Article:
Susan Delaney flipped open her cell phone and gasped.
“What?!?” her husband Tim said, one eye on traffic and the other on his wife.
“It’s the funeral home,” Susan said, her eyes larger than large.
“The funeral home?!? That’s impossible because . . .”
“I know. I forwarded the phones before we left, and Helen’s off until tomorrow morning and . . .”
“So,” Tim said, “how can the funeral home be calling us, the funeral director and his wife who are trying to get out of town for a little R&R?”
Susan’s cell phone continued to chime the melody to Amazing Grace, so she shrugged at her husband and took the call.
Tim Delaney was trying to get through Louisville without mishap, so he couldn’t really see the expression of great alarm that overtook his wife’s normally serene visage. But he could sense it, so he said, “What?!? Who is it?!?”
Susan put her hand to her chest and said, “Turn around. Turn around and go back. Now!”
They were headed north on I-65 through the center of Louisville, Kentucky itself, and there was no turning around'”anywhere.
“Timothy! Turn around! We have to go back! Immediately!”
“Turn around! We have to'””
“All right, all right.”
Tim Delaney wrestled their silver Lexus across two lanes of traffic and hollered: “Hold on!!”
Susan held on as they flew off the interstate at a busy downtown exit, blasted through a red light, rocketed back down the southbound entrance, and roared south.
“Let’s just hope the cops were asleep at the switch for that,” Tim said.
“Cops I can handle,” Susan said, her hands over her heart.
Tim glanced at his wife of 32 years and mother of their four children and knew it was bad. Really, really bad.
And it was.
When they wheeled under the port-cochere of their 102-year-old Kentucky funeral home, they saw immediately that the light was on in the “prep” room.
Tim Delaney only turned on the lights in the prep room when he was embalming a customer. And he had no customer to embalm, hence their spontaneous departure for a little R&R in the Hoosier National Forest on the Indiana side of the Ohio River.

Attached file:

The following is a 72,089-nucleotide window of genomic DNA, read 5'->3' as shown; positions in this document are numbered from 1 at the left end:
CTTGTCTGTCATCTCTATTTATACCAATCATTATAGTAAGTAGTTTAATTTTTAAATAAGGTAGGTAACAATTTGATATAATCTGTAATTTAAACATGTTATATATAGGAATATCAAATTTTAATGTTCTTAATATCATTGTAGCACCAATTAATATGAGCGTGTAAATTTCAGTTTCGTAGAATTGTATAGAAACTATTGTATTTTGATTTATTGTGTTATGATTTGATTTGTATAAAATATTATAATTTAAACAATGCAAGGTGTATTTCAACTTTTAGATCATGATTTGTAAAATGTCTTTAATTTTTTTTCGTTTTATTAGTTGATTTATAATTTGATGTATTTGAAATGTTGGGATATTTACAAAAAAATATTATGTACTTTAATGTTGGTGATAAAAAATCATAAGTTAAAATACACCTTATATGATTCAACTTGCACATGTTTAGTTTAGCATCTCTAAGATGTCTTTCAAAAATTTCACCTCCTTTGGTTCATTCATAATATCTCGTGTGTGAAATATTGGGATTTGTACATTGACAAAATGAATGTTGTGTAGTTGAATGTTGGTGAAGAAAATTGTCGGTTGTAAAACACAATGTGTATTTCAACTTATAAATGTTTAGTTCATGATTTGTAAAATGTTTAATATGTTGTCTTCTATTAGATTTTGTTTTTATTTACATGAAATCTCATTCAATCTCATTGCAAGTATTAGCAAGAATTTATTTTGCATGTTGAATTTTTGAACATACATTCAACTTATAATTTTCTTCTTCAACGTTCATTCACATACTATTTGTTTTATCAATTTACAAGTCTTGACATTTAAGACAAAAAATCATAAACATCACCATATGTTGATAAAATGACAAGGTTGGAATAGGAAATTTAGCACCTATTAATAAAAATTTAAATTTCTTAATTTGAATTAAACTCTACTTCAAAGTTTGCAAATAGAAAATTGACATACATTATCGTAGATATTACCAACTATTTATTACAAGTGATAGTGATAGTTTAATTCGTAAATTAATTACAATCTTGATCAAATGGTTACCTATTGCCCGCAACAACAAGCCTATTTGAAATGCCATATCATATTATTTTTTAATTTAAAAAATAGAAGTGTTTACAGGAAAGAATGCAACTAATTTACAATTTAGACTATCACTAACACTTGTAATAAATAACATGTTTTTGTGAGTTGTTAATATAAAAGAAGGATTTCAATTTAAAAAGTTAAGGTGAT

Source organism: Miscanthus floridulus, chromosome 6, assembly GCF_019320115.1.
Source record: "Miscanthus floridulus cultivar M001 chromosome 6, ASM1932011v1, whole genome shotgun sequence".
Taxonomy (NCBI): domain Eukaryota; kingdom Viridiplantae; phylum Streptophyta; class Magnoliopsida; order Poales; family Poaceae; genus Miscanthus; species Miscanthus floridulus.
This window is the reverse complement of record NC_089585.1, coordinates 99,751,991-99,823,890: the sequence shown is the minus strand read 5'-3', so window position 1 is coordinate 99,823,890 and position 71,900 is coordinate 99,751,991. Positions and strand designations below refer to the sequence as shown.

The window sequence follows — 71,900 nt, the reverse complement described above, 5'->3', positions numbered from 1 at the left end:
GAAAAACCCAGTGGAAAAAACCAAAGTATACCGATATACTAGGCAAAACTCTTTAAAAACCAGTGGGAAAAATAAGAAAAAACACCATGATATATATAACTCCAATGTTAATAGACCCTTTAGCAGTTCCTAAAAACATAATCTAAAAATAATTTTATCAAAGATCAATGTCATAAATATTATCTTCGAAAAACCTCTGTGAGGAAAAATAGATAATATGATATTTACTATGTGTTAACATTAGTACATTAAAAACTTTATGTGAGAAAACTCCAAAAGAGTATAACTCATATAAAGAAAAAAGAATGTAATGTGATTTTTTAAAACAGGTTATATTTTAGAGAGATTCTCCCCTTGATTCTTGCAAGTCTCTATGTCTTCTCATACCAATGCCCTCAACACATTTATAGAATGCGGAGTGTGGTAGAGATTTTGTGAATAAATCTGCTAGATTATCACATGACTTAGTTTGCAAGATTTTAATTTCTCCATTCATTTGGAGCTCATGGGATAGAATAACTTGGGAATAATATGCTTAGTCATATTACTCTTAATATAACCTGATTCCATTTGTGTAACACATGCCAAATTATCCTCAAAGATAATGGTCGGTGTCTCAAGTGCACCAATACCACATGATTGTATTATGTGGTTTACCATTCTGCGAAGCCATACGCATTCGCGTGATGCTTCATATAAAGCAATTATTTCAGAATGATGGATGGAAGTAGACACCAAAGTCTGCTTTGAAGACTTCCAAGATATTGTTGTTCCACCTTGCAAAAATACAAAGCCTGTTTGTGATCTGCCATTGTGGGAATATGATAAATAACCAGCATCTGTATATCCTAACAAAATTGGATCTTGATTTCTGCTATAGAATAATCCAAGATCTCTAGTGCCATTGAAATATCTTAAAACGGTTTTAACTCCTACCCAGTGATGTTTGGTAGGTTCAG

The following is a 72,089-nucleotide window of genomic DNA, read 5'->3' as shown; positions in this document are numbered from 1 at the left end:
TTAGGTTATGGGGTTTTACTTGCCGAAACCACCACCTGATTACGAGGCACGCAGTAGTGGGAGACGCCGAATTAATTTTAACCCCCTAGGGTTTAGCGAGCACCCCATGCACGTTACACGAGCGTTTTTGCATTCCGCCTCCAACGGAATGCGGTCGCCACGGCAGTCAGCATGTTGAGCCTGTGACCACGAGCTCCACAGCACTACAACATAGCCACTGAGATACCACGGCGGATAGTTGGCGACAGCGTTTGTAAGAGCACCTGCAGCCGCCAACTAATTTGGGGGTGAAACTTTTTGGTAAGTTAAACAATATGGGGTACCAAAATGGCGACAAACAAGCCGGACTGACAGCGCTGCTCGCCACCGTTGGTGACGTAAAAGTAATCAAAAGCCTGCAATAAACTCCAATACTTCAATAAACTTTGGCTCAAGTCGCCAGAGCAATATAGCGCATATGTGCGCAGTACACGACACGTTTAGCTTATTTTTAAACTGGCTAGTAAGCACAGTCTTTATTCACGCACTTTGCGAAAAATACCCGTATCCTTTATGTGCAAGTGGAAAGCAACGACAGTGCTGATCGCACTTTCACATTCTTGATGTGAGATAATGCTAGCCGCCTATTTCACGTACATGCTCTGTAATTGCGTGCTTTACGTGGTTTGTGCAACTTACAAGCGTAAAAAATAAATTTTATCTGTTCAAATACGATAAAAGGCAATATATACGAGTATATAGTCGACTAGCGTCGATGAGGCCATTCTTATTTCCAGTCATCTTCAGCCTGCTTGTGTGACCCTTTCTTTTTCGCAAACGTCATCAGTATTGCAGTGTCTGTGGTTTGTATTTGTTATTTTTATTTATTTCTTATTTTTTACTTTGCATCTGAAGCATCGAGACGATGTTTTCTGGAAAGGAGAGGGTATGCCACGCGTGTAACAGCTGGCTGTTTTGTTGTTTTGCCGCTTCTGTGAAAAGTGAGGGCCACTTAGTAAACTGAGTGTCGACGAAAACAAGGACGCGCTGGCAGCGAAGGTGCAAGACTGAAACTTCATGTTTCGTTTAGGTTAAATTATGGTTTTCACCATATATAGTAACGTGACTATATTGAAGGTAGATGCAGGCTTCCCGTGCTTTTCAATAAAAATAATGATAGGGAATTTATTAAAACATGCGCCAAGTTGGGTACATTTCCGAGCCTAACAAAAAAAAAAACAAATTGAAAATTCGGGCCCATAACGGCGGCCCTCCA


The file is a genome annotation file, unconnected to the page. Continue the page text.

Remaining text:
Susan touched her husband’s hand and said, “Maybe we should call the police before we go in.”
Tim Delaney reached under the seat and produced his handy “travel aid.”
“No,” he said, “Mr. Smith and Mr. Wesson will protect us. Let’s go.”
And so they went right to the prep room where they were waiting.
That’s right: Susan and Tim Delaney were prepped and ready on the two slanted, porcelain, embalming tables. They were dressed just as casually as the living pair who had come rushing back from their little vacation.
“Who called you?!?” Tim asked.
“You know. It was the funeral home.”
“A voice just said: ‘˜This is the Office of the Dead. We have two cases that need your immediate attention.’ That was it. So'””
Tim retired his revolver and went to the wall phone. “I’m calling the police.”
Susan just stood there staring at her dead self, thinking how peaceful she looked in final repose.
Presently, the police came and found only the funeral director and his wife of 32 years prepped, casually dressed, and ready for a viewing in the adjacent parlor. There were even two death certificates, duly notarized and signed by “the Office of the Dead.”
“Office of the Dead,” the first investigating officer said to the second. “Who is the Office of the Dead?”
It was then that Susan Delaney’s cell phone chimed the melody to Amazing Grace.
“Should I answer it?” the second officer said to the first.
The first officer plucked the phone out of the dead woman’s pocket and handed it to the second. “Sure. What’s the harm?”